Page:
quantify conductivity changes inside the thorax during a cardiac cycle.
Since blood is much more conductive than other tissues and its electrical
conductivity varies with changes in the blood flow, it has an enormous
impact on the impedance changes measured by ICG. Pathological changes
in the aorta, like aortic dissection (AD), will alter the aortic shape and
blood flow, distorting the evaluated cardio dynamic parameters, but it could
potentially identify aortic pathology.
A 3D numerical simulation model based on the simplified geometry of
the human thorax has been set up to compute the impedance changes
on the thorax surface in the case of type B aortic dissection. Since the
blood conductivity variations play a significant role in obtaining diverging
impedance signals in a case with aortic pathology compared to a healthy
case, these variations during a cardiac cycle have been calculated so as to
distinguish between different health conditions in the simulation models.
A sensitivity analysis is applied using a set of simulation models with
different patient parameters to find the model parameters most sensitive to
differences in impedance signals in the dissected cases and investigate the
suitability of different electrode configurations considering several patientspecific
cases. The results confirm the hypothesis that the impact of aortic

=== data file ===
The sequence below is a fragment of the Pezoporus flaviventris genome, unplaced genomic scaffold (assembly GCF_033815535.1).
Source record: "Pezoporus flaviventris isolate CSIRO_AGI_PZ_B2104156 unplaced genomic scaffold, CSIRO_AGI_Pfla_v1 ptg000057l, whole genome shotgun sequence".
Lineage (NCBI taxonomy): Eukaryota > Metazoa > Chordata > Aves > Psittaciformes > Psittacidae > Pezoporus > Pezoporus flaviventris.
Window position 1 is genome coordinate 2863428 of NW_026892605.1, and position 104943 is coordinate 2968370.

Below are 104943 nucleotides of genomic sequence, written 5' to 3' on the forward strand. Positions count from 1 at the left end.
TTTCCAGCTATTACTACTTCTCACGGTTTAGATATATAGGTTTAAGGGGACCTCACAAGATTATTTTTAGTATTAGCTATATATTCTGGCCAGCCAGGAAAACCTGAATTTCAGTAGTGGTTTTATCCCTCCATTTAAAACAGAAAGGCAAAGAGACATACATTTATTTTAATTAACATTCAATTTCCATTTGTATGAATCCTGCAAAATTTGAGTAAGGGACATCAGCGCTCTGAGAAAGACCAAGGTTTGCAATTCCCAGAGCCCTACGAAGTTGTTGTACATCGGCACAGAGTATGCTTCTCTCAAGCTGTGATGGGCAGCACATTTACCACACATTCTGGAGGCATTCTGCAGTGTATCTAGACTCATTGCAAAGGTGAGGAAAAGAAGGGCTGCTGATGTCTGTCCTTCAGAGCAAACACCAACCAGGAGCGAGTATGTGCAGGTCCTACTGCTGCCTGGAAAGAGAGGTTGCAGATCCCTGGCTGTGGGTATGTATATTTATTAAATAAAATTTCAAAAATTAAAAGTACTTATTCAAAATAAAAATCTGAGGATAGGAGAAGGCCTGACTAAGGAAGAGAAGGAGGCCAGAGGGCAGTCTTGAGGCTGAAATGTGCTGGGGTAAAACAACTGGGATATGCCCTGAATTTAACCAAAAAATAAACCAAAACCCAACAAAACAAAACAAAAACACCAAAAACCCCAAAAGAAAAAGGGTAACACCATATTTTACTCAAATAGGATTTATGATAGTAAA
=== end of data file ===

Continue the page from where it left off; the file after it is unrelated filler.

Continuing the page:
pathology on the impedance signal is significant.
Bayesian probability theory is used to determine the probabilities for the
underlying physiological parameters in different health conditions, yielding
a classification of the healthy and dissected cases. For this purpose, the
recorded impedance signals from multiple sensors imposed by multiple injectors are combined. Then, the inverse problem is solved based on the
Bayesian probability theory. The results show that the proposed multisensors
ICG is more robust and has a better detection rate than conventional
ICG, helping clinicians draw more reliable conclusions in critical situations
in the medical management of aortic dissection.
False lumen thrombosis changes the exchange rate of the blood flow between
the false and true lumen, and thus, the blood flow induced conductivity
changes in different regions of a dissected aorta. Also, the thrombus growth
changes the spatial distribution of conductivity in the aortic region since
the conductivity of blood decreases significantly during thrombosis. For a
patientspecific case with known physiological parameters such as haematocrit
level, inlet flow condition and size of dissected anatomy, the thrombosis
in the false lumen and its impact on the blood flow induced conductivity
changes and the simulated impedance cardiogram is investigated. Results
show that using ICG could help monitor thrombosis in the false lumen in
patients with chronic type B aortic dissection.
Translated title of the contribution  Modellierung und Simulation Thorakaler Bioimpedanzänderungen zur Identifizierung von Aortendissektionen 

Original language  English 
Qualification  Doctor of Technology 
Awarding Institution 

Supervisors/Advisors 

Award date  23 Sep 2021 
Publication status  Published  2021 
Keywords
 Impedance cardiography
 Aortic dissection
 Numerical Simulation
 Thrombosis